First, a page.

Of course, the movie might really be a hollow exercise if not for the performances of Gordon-Levitt and Deschanel, who transcend the indie-romcom dream team casting to create something real and utterly beliveable. It's particularly nice to see Levitt, who has slowly established himself as one of the best young actors of his generation, being able to play funny; like a lot of good actors, he's too often cast in dark, brooding and intense parts in other films. Here, he's perhaps the best male romantic comedy lead since John Cusack: he's got the same kind of integrity, the same intelligence and a similar ability to play the wounded romantic. It's a star-making performance. Deschanel is equally good, though you might not realize it at first; she may come off distant and somewhat blank, but that's the idea—we think we know her because of what Tom projects on her, but that's not who she is. It's a quiet, measured performance that's better the more times you see the film. Take my word for it.
The (500) Days of Summer Blu-ray boasts a beautiful 2.40:1 widescreen, 1080p transfer that plays to the film's visual strengths. Though an intentionally soft, muted film, the Blu-ray of Summer offers a lot of nice detail, warm skin tones (and this is a movie where skin—particularly Deschanel's—plays a big part, so it's important that it look lovely) and a strong sense of depth. There's not much that's particularly striking about the transfer, but that's a deliberate choice on the part of the filmmakers and the Blu-ray honors those intentions. Sometimes, that's the best you could hope for. Noise reduction, edge enhancement and other intrusions really aren't apparent; it's a smooth ride the whole way through. The 5.1 DTS-HD audio track isn't called upon to do much given the demands of the film, but dialogue is presented clearly and cleanly and the numerous terrific pop songs on the soundtrack are given their due. It's a pleasant track that's never distracting.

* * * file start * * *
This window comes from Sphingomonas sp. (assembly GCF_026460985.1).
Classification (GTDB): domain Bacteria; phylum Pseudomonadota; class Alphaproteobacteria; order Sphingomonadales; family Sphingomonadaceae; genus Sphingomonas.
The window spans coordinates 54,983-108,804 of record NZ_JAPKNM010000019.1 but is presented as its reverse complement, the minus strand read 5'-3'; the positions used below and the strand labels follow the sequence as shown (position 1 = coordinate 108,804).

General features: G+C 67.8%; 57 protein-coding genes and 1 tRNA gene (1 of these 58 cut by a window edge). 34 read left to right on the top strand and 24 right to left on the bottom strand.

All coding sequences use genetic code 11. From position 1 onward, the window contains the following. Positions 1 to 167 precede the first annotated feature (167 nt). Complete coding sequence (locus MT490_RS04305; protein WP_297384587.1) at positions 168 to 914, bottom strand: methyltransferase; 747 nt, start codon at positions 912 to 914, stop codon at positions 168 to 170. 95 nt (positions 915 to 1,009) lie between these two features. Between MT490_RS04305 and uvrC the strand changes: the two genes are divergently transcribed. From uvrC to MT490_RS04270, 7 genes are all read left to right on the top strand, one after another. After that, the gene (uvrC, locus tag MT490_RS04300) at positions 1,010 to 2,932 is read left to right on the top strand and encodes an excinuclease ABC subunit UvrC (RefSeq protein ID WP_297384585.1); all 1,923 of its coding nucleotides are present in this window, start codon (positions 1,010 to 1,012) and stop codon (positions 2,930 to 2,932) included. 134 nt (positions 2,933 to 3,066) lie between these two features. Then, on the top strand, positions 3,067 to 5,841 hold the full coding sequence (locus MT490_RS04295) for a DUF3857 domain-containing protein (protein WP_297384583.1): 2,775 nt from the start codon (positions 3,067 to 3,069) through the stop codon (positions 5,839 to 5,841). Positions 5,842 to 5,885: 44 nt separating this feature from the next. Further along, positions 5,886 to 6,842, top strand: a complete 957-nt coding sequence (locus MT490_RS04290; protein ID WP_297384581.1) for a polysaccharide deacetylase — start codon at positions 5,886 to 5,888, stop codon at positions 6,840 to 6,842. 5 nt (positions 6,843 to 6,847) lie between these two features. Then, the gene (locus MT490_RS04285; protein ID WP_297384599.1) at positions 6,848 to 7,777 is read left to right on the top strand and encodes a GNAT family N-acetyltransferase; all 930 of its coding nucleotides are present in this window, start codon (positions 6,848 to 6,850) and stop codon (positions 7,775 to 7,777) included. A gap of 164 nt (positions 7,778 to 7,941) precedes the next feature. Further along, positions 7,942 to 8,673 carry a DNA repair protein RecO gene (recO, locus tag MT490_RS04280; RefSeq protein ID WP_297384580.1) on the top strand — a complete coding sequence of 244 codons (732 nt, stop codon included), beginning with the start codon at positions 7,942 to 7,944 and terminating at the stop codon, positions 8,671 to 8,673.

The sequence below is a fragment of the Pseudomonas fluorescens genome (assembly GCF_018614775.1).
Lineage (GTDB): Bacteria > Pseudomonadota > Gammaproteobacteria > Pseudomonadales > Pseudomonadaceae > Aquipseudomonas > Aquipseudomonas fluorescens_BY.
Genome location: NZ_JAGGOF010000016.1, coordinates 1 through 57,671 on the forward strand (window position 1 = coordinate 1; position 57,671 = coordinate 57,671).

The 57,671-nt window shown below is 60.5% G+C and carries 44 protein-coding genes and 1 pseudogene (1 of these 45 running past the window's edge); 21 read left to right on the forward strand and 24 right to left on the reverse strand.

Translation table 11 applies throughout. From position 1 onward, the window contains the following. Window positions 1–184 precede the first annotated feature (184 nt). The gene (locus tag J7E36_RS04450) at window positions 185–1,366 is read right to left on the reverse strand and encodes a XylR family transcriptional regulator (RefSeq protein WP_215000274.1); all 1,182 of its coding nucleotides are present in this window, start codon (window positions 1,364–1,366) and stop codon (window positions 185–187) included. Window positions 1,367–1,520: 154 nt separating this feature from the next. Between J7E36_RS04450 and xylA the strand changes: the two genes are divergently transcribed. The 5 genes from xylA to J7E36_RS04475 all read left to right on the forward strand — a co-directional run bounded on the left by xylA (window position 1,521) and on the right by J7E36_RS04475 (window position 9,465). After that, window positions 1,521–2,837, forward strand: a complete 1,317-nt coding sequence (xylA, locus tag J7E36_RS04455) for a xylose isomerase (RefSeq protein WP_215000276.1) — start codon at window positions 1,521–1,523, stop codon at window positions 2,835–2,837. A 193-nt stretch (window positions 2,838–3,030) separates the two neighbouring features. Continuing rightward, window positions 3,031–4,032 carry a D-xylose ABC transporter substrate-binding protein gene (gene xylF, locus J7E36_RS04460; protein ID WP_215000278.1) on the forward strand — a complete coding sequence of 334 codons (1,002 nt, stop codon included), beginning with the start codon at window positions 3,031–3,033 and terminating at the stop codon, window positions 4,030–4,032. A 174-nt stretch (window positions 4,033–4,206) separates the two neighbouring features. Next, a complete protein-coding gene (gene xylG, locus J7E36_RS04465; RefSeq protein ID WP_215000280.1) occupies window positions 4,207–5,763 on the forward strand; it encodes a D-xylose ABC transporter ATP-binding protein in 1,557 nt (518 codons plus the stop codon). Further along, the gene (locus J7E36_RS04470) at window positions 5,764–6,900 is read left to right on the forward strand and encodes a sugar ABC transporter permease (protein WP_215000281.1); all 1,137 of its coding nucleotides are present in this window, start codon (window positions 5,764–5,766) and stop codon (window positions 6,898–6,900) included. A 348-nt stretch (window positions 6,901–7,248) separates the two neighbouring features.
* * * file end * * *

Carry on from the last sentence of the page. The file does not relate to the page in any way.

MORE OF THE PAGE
Director Webb, star Gordon-Levitt and writers Michael Weber and Scott Neustadter sit down for a funny, informal commentary track that's a little light on production background—which is actually ok, as I'm a little burned out on technical, nuts-and-bolts commentaries. This track makes up for it by having all the participants share their own real-life stories (a number of scenes in the movie are based on personal experience) and offer insight into the characters and their motivations. It's neat to hear them dispute what characters are thinking and what they should or shouldn't do, and they always speak with a good deal of humor. It's a relaxed, interesting commentary.